NIH National Sleep Disorders Research Plan

Department of Health and Human Services

Public Health Service
National Institutes of Health
National Sleep Disorders Research Plan
January 1996


Executive Summary
Basic Science Research Recommendations
Patient-Oriented Research Recommendations
Applied Research Recommendations
Research Training Recommendations
Selected References


The National Center on Sleep Disorders Research (NCSDR) was established within the National Heart, Lung, and Blood Institute (NHLBI) as a result of the National Institutes of Health (NIH) Revitalization Act of 1993. Its mandate is the following:

  • The conduct and support of research, training, health information dissemination, and other activities with respect to sleep disorders, including biological and circadian rhythm research, basic understanding of sleep, chronobiological and other sleep related research

  • To coordinate the activities of the Center with similar activities of other Federal agencies, including the other agencies of the National Institutes of Health, and similar activities of other public entities and nonprofit entities.

The legislation further provided for establishment of a Sleep Disorders Research Advisory Board composed of nonfederal experts and ex officio federal members and it mandated development of this National Sleep Disorders Research Plan.

The Plan is broad in scope and multidisciplinary in nature. Its vision is "to improve the health, safety, and productivity of Americans by promoting basic, clinical, and applied research on sleep and sleep disorders." To achieve this vision, the Plan's recommendations call for strengthening existing sleep research programs and creating new programs that address important research gaps and opportunities.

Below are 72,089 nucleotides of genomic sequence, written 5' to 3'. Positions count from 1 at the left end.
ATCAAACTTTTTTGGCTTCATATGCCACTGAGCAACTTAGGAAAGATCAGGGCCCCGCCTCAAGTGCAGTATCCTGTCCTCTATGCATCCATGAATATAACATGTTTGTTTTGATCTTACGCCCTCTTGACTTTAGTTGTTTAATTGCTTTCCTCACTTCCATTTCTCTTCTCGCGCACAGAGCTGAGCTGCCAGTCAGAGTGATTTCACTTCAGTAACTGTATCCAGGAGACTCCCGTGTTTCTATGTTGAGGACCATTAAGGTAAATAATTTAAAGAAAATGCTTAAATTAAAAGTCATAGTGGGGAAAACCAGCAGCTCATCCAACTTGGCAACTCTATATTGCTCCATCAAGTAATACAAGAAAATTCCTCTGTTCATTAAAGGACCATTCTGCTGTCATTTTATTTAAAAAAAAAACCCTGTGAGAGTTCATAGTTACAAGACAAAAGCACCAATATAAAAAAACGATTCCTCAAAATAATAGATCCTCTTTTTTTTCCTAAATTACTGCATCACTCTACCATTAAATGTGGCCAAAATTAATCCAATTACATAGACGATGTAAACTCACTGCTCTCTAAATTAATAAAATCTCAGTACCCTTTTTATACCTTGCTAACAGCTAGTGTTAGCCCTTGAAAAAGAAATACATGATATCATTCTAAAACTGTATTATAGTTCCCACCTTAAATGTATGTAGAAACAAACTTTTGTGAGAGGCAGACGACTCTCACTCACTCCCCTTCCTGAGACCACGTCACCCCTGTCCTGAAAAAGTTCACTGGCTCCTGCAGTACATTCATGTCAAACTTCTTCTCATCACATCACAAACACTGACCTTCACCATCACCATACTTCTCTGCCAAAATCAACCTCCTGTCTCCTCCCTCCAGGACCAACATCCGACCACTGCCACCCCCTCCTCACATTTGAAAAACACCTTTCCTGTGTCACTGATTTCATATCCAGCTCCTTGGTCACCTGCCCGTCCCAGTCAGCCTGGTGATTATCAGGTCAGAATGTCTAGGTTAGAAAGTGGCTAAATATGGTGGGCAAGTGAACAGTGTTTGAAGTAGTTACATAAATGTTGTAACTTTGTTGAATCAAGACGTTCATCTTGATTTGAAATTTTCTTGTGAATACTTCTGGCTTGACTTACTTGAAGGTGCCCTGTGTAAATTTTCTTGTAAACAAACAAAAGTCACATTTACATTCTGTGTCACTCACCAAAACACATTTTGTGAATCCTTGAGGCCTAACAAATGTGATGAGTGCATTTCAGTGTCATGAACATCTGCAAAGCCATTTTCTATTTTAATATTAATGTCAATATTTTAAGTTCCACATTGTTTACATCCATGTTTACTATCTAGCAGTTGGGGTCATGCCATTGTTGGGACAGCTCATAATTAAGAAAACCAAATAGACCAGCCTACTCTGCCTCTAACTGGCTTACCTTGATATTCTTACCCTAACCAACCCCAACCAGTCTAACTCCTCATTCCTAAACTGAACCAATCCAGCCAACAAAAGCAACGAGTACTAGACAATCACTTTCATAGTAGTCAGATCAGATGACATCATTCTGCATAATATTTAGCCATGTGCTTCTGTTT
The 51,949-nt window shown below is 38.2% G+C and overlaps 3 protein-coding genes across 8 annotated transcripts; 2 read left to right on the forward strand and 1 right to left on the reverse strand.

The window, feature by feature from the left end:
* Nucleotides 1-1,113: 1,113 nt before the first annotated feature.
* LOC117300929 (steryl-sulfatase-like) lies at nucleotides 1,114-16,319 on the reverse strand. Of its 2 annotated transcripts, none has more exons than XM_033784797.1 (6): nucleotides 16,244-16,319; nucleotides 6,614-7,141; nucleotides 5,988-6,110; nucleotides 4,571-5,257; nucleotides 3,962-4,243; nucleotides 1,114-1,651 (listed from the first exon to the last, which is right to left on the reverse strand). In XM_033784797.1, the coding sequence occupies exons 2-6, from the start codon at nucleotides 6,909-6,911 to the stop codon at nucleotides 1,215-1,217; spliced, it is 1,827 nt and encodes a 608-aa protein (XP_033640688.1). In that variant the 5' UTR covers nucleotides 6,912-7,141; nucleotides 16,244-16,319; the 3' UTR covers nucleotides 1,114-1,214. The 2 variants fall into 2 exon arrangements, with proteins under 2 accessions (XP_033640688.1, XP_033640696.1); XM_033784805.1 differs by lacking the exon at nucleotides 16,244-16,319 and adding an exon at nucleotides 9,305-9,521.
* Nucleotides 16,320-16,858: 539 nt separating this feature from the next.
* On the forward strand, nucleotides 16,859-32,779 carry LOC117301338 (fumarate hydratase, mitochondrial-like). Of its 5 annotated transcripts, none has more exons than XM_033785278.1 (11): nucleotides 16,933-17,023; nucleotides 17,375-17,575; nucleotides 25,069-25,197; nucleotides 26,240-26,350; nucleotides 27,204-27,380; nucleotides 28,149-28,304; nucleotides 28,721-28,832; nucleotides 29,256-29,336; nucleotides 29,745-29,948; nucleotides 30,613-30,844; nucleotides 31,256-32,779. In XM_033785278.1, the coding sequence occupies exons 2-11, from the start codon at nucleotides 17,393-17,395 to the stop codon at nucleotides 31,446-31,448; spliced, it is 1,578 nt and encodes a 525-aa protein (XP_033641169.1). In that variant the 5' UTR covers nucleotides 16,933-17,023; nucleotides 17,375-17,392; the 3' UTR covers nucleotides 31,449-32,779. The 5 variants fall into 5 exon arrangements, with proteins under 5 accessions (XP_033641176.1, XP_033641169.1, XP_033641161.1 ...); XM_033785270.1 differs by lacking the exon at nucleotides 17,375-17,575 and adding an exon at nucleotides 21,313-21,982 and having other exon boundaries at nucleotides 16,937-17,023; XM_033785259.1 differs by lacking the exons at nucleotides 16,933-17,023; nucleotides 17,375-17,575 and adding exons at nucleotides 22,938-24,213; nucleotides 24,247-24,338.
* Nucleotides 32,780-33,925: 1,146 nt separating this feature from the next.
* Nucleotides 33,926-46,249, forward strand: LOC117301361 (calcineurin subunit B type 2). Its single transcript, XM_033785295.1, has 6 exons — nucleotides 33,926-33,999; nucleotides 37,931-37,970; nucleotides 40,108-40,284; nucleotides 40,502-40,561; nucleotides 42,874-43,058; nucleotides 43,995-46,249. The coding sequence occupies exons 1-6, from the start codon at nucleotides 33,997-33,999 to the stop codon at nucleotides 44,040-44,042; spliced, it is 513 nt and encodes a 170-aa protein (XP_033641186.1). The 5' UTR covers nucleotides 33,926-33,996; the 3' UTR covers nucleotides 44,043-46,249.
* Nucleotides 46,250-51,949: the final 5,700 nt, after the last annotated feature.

Two themes cut across all the Plan's recommendations. The first is the need to apply today's most advanced techniques and technologies to the study of sleep. In basic science, the tools of cellular and molecular biology and molecular genetics are particularly relevant, as are neuroimaging, neurophysiology, neuropharmacology, and computational neuroscience. For public health and patient-oriented research, modern techniques from epidemiology, clinical outcomes research, experimental therapeutics, and behavioral sciences should be utilized.

The second theme is the need to understand daytime sleepiness and reduce its negative impact on society. Investigation of this significant public health problem requires a multidisciplinary approach that includes all types of research (e.g., basic, clinical, applied) and all research methods.

Needs and opportunities receiving special emphasis in the Plan include the following:

  • Understanding the cellular, molecular, and genetic basis of sleep and its disorders.

  • Determining the epidemiology of sleep and sleepiness in health and disease.

  • Identifying the effects of sleep loss on the waking function of the brain, other systems, and behavior.

  • Elucidating the pathophysiology and optimal management of common sleep disorders and developing new technologies to accomplish this task.

  • Learning to manage sleep-wake function to optimize health and performance in the 24-hour society, including developing new technologies to address evaluation, diagnosis, and prevention of the causes of sleepiness.

  • Discovering the functions of sleep.

  • Training investigators to expand the pool of sleep researchers.